Even before the State of Israel was established, Jewish leaders consciously sought to avoid the situation that prevailed in South Africa.
As David Ben-Gurion told Palestinian nationalist Musa Alami in 1934:
“We do not want to create a situation like that which exists in South Africa, where the whites are the owners and rulers, and the blacks are the workers. If we do not do all kinds of work, easy and hard, skilled and unskilled, if we become merely landlords, then this will not be our homeland.”
Since the UN Conference on Racism in August 2001, anti-Israel individuals and groups have tried to delegitimise Israel by calling it an apartheid state in the hope that this false equation will tarnish Israel’s image and encourage sanctions and divestment of Israel.
The comparison, however, between Israel and apartheid South Africa is malicious and insults those who suffered under the real apartheid.
Today, Jews are the majority within Israel, but the non-Jewish minority (Arab, Christians, Bedouin, Druze, Baha’i and others) enjoy full citizenship with voting rights and representation in the government. Israel’s Declaration of Independence even specifically calls upon the Arab inhabitants of Israel to “participate in the upbuilding of the State on the basis of full and equal citizenship and due representation in all its provisional and permanent institutions.” The Arab minority comprises 20% of Israel’s population.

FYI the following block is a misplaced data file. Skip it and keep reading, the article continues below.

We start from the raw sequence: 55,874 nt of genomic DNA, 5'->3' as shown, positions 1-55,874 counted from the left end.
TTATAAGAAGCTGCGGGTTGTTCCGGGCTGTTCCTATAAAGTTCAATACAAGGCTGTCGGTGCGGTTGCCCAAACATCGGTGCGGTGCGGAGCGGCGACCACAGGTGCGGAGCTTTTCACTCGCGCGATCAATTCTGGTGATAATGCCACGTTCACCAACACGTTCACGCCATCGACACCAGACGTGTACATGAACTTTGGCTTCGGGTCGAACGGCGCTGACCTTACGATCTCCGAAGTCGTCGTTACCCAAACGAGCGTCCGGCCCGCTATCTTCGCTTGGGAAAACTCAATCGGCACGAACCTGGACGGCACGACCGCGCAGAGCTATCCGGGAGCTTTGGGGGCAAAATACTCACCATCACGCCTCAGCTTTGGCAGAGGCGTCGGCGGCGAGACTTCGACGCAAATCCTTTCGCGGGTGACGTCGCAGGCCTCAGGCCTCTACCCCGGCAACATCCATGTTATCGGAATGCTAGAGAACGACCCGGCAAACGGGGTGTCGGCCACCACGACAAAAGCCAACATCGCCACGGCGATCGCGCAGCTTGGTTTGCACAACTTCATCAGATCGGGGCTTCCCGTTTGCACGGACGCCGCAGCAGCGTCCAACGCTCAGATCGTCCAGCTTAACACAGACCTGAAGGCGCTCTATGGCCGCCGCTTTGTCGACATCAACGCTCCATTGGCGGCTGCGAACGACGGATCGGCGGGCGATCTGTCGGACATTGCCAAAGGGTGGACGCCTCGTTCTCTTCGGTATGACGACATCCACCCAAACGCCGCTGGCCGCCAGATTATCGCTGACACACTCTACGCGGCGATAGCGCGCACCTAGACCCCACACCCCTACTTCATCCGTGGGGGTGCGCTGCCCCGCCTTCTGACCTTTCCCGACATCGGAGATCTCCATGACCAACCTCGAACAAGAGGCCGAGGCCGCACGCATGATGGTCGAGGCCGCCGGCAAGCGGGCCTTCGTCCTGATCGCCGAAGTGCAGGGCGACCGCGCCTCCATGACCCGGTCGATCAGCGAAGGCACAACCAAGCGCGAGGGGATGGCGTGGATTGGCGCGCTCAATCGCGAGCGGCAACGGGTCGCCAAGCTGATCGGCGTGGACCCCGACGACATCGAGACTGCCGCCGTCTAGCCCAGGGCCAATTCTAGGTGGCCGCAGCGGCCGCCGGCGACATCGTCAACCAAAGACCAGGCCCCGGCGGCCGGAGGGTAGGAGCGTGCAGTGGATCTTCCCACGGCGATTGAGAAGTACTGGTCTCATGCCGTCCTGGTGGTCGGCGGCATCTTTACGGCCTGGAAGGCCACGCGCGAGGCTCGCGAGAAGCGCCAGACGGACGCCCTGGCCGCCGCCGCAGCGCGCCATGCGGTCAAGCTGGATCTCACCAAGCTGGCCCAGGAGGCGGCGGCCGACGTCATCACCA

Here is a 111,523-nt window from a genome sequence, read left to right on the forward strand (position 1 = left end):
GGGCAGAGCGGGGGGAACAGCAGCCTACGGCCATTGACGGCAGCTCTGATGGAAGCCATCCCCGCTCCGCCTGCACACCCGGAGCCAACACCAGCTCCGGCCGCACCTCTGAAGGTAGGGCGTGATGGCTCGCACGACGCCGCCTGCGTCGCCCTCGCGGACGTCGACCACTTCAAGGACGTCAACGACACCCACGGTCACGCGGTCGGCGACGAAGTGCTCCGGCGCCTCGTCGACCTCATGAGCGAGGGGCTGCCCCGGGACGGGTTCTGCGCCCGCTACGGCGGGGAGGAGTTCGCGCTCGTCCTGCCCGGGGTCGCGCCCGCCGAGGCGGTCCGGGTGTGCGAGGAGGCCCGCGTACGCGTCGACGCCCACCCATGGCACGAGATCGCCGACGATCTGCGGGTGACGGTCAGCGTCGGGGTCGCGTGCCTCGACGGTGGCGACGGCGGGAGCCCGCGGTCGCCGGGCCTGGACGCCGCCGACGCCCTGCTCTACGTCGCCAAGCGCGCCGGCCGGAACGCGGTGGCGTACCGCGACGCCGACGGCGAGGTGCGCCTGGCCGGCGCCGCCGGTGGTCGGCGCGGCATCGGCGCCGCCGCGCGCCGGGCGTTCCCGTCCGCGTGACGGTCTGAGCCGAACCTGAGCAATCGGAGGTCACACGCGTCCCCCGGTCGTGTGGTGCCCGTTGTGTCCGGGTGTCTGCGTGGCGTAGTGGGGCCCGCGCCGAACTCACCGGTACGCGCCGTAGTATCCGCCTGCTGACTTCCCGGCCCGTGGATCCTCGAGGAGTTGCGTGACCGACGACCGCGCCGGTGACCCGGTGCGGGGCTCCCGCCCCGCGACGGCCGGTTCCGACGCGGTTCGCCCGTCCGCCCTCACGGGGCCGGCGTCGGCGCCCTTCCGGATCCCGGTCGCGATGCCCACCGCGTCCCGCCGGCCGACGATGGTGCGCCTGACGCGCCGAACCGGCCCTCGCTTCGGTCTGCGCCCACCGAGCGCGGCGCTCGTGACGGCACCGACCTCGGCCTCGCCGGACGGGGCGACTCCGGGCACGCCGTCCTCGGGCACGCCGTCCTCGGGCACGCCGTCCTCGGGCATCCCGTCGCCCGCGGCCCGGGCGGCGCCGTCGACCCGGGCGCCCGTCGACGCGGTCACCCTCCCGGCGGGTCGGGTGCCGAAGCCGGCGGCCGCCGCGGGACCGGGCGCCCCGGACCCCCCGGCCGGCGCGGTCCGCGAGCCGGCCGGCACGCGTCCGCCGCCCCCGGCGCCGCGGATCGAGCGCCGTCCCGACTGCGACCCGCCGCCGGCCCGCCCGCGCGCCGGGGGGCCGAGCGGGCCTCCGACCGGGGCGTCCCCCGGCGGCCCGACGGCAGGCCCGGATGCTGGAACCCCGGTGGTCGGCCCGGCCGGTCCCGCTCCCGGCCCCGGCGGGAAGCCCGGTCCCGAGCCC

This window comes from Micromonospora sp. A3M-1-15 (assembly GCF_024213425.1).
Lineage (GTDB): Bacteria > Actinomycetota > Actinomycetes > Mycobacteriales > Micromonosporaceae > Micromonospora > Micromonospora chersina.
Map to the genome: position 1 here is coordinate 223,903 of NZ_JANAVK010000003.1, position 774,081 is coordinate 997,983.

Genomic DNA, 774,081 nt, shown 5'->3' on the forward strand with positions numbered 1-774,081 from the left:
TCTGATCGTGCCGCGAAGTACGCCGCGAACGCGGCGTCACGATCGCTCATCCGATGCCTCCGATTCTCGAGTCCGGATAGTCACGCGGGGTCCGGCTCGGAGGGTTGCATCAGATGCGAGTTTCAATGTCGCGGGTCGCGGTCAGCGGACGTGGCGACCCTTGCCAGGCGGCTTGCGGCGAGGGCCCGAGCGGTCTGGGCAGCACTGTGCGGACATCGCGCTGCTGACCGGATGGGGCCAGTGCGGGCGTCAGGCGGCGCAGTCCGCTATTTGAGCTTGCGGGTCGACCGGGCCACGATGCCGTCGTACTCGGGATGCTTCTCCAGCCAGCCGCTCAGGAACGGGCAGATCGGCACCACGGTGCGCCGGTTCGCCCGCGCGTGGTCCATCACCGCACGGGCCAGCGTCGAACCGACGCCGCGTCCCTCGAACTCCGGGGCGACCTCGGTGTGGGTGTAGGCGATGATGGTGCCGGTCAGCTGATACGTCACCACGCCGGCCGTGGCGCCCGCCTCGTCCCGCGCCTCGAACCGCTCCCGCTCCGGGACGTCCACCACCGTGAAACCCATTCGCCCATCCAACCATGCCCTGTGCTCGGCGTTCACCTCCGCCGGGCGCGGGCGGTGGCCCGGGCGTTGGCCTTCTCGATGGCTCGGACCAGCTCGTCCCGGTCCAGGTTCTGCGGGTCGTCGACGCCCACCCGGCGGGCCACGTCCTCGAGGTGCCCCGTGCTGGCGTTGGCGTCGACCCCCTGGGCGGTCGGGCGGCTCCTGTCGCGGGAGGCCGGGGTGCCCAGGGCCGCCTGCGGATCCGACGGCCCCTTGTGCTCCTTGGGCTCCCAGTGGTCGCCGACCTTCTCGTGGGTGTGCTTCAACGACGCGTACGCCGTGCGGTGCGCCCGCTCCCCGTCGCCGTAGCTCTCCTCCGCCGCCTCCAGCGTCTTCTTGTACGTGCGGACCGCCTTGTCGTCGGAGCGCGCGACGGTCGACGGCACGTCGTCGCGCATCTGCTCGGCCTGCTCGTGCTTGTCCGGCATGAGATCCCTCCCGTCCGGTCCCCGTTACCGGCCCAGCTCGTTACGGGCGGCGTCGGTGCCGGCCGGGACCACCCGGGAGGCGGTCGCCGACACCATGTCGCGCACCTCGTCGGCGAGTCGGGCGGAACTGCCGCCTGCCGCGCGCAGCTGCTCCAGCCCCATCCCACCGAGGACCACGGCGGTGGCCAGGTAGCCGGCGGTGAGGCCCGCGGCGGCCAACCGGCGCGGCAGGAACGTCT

It is illegal for employers to discriminate on the basis of race and Arab citizens of Israel are represented in all walks of Israeli life. Arabs have served in senior diplomatic and government positions and an Arab – Salim Joubran – currently serves as a justice on the Supreme Court.
Israeli Arabs have their own political parties and representation in the Knesset; Arabs are also elected members of the major Israeli political parties including Likud.
In apartheid South Africa, laws dictated where Non-whites could live, work and travel and the government imprisoned, and sometimes killed, those who protested against these policies.By contrast, Israel allows freedom of movement,assembly and speech and some of the government’s harshest critics are Arab Knesset members. Arab students and professors study, research and teach freely at Israeli universities.At Haifa University, for example, approximately 20 percent of the students are Arabs.